Archive for internal editor

Writing is a legal high…

Posted in Writing with tags , , , , on March 20, 2017 by Kate Jack

…and a lot better for you than actual drugs 🙂 The sensations of achievement and satisfaction a writer experiences, when a new story or novel is created,  can be wonderful – even euphoric! 

I think this is due to a feeling of power, engendered by the act of creating worlds and characters only the author can control. In general we have very little leeway over our outer lives, but by evolving places, situations, people, and so on, our inner lives come totally within our jurisdiction and  no one else’s. 

Having said that I have, from time to time, lost control slightly when my story line has deviated from the route I intended it to take. Characters have altered their own personalities and made their own decisions. Of course this is probably my subconscious prompting me down another, often better route. This can be annoying though, particularly when you think everything’s going swimmingly and you’re brought up short by these mental intrusions; but ignore such promptings at your peril. They will nag away at you, until you give in and at least try out the alternative suggested by your internal editor.

However, altering plots and characterisation halfway through, means you have to check and recheck the continuity of your work and make sure any alterations made gel with the rest of the manuscript. I’ve often made the mistake of altering a situation a character’s in, only to find that it doesn’t match up with what went on earlier in the story. So make absolutely sure that everything is linked properly and the story doesn’t become derailed by even a tiny change, because you can be certain the reader will spot it 🙂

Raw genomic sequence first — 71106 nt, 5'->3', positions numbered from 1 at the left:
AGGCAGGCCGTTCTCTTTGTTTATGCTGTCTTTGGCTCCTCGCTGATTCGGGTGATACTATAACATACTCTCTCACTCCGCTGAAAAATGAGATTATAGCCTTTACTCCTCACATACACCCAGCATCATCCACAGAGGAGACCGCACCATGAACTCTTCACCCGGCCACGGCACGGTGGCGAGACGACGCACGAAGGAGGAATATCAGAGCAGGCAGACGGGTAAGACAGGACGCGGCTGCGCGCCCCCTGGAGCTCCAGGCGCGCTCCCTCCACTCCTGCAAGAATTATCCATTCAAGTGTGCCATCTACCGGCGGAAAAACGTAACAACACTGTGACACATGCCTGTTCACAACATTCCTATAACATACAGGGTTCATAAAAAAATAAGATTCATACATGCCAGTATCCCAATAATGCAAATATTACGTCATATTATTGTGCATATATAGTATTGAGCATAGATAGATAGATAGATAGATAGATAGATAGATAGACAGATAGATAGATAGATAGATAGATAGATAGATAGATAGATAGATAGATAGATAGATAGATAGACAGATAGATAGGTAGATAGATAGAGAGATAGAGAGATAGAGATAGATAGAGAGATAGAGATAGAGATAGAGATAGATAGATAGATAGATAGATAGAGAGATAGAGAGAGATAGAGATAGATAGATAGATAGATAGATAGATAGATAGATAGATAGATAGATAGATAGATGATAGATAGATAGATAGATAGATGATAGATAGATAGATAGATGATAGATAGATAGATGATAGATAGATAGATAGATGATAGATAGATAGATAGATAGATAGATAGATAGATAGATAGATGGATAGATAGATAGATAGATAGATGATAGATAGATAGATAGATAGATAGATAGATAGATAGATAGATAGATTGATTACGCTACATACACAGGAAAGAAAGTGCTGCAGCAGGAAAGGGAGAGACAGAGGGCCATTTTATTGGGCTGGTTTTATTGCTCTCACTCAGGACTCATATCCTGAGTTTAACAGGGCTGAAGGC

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Is it necessary to read in order to write?

Posted in Writing with tags , , , on April 16, 2016 by Kate Jack


Well, in my opinion, yes. One can learn so much from other writers, not only the do’s, but also the don’ts. Most writers, if not all, switch on their internal editors when reading someone else’s work. This means mentally substituting one word for another, or even rearranging whole paragraphs! editor

I’ve read the work of people who write, but don’t read, and whilst it’s not always unreadable, it’s almost invariably missing something. The characters are two dimensional, the narrative over-descriptive, or clichĂ©d, and the dialogue is too formal.


Having said that, I think most authors, when they first embark on their writing  journey, make some or all of the above mistakes. However, those who take the time to read and study their craft, learn from these mistakes and gradually hone their work.


I must admit it’s always puzzled me as to why non-readers wish to write. There’s nothing wrong with their ambition to do so, I just can’t fathom out why. Surely a love of reading is an integral part of a writer’s being? To me it seems only natural that if you write, you also read. As the old song says, “They go together like a horse and carriage.”


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